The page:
Before engaging an employee in a performance improvement plan over poor work, HR needs to keep a few things in mind, according to an expert.
HRM Online has reported extensively on issues surrounding New Zealand workplaces and mental health, but one expert has brought to light an area that is often overlooked.
Dr Mirella De Lorenzi-Romanella of Swinburne University of Technology stated that HR policies must advance to acknowledge and respect the reluctance of employees to reveal their mental illness, and be more aware that poor performance may be a result of mental illness and not a lapse in work ethic.
De Lorenzi-Romanella explained that the pervasiveness of mental illness across all levels of society means that many employees will experience it at some point during their lives, and it can potentially impact their ability to concentrate, feel good about themselves, or make decisions.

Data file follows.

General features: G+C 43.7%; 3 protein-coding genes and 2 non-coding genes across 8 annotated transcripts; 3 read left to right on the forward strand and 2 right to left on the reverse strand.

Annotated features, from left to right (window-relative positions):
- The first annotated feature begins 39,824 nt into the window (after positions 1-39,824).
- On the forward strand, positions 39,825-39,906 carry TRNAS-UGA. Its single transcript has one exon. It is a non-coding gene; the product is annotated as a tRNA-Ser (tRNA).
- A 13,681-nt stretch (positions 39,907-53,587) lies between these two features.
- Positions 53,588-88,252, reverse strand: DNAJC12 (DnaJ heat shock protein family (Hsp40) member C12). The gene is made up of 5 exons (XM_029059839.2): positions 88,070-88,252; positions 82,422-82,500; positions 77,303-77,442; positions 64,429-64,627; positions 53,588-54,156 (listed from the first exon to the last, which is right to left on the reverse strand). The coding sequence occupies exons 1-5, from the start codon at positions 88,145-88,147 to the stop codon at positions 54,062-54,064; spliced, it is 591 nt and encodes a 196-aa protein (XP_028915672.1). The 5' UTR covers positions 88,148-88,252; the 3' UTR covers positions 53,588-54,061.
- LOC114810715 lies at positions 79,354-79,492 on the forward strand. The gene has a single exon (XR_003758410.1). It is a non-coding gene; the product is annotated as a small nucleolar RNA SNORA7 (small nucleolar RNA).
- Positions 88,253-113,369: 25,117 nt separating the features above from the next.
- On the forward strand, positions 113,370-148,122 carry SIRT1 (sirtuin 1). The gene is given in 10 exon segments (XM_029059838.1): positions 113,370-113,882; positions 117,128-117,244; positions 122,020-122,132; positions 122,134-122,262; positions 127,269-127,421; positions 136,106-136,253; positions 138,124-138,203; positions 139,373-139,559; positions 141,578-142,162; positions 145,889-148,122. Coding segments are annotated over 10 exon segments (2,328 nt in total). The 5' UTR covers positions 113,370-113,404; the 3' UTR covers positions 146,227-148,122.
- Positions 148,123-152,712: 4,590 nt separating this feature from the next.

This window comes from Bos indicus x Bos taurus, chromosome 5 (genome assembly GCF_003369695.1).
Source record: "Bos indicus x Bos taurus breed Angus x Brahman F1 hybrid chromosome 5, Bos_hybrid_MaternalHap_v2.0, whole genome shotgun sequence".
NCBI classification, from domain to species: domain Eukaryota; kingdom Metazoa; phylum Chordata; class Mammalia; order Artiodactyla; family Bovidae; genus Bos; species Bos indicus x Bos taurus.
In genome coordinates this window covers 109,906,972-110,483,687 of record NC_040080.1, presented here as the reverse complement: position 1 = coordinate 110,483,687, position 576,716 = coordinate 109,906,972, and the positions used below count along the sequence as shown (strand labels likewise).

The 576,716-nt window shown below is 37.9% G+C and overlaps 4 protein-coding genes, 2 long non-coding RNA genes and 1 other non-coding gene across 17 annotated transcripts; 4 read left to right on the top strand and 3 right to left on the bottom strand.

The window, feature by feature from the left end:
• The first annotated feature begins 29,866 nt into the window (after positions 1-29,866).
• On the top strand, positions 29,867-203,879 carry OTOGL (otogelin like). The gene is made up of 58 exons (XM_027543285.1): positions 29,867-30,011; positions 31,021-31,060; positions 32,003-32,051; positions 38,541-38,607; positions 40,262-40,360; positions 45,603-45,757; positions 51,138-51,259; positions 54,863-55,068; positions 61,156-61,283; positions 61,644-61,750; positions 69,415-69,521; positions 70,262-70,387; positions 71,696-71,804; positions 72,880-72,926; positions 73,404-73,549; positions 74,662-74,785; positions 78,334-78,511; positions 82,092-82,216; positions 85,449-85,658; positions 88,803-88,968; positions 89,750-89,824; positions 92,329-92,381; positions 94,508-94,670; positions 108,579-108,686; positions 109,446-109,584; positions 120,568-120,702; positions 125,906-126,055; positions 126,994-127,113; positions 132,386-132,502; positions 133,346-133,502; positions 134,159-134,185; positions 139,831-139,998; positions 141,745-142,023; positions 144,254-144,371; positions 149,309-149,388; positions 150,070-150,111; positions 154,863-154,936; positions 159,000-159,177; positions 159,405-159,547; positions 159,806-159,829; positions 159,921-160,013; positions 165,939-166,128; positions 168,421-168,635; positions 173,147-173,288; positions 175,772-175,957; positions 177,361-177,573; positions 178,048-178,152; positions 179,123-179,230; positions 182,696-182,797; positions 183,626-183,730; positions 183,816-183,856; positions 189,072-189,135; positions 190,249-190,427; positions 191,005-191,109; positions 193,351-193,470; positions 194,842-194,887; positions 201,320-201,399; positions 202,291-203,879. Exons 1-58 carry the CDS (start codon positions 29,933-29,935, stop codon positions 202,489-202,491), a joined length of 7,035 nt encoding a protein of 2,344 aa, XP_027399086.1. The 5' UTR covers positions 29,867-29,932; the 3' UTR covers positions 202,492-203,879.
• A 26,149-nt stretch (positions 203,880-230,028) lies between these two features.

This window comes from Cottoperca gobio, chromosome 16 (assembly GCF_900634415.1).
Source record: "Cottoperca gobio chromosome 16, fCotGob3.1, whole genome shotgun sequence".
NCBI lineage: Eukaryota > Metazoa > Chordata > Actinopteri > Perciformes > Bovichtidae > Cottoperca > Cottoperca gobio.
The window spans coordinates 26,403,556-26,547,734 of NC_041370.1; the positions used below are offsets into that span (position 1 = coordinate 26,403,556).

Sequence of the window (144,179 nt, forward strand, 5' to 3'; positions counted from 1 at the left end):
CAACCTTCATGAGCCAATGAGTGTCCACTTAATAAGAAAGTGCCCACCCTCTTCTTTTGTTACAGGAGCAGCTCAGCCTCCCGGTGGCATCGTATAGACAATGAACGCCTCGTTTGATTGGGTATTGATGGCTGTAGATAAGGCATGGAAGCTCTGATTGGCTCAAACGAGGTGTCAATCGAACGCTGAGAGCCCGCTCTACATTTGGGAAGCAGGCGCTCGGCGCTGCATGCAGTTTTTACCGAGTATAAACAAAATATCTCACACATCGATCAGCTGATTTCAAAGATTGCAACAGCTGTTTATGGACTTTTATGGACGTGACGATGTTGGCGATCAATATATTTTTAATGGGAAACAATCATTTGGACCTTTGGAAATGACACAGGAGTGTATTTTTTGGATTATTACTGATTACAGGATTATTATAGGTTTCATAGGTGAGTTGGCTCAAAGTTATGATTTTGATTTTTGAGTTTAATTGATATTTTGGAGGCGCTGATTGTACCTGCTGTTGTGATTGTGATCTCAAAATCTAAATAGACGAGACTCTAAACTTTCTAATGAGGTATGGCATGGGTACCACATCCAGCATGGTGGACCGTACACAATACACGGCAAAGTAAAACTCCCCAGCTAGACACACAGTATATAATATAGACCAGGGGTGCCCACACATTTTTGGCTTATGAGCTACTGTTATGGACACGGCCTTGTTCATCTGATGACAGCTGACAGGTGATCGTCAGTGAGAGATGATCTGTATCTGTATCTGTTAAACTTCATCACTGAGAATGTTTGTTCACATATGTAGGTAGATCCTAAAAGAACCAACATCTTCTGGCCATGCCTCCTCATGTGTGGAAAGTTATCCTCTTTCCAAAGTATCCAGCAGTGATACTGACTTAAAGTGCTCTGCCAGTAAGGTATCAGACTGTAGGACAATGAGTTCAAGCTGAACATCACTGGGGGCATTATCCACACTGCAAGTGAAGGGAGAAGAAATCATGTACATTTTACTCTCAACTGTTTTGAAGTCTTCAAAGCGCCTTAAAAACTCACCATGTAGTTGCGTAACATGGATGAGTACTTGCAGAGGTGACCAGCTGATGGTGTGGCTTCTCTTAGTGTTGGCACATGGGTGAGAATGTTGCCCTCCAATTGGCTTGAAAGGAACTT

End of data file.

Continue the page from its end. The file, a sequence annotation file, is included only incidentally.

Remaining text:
“With most people choosing to conceal such illnesses because of social stigma, we need to be mindful about how to approach staff whose attendance and/or work performance unexpectedly falls, as they may have a hidden mental illness.”
Key HR takeaway
In order to effectively approach the issue of mental illness in the workplace, De Lorenzi-Romanella has suggested HR adopt a ‘buffer stage’; this refers to policies that ensure employees with hidden illnesses do not have to undergo formal performance improvement plans (which they are unlikely to complete).
Buffer stage policies include flexible hours and breaks from work, as well as opportunities to disclose mental illness to a designated HR member in a confidential environment.
“Until social stigma subsides, and people with a mental illness feel comfortable about revealing their illness in the workplace, performance management policies for dealing with employees who choose not to disclose they have a mental illness need to change,” she said.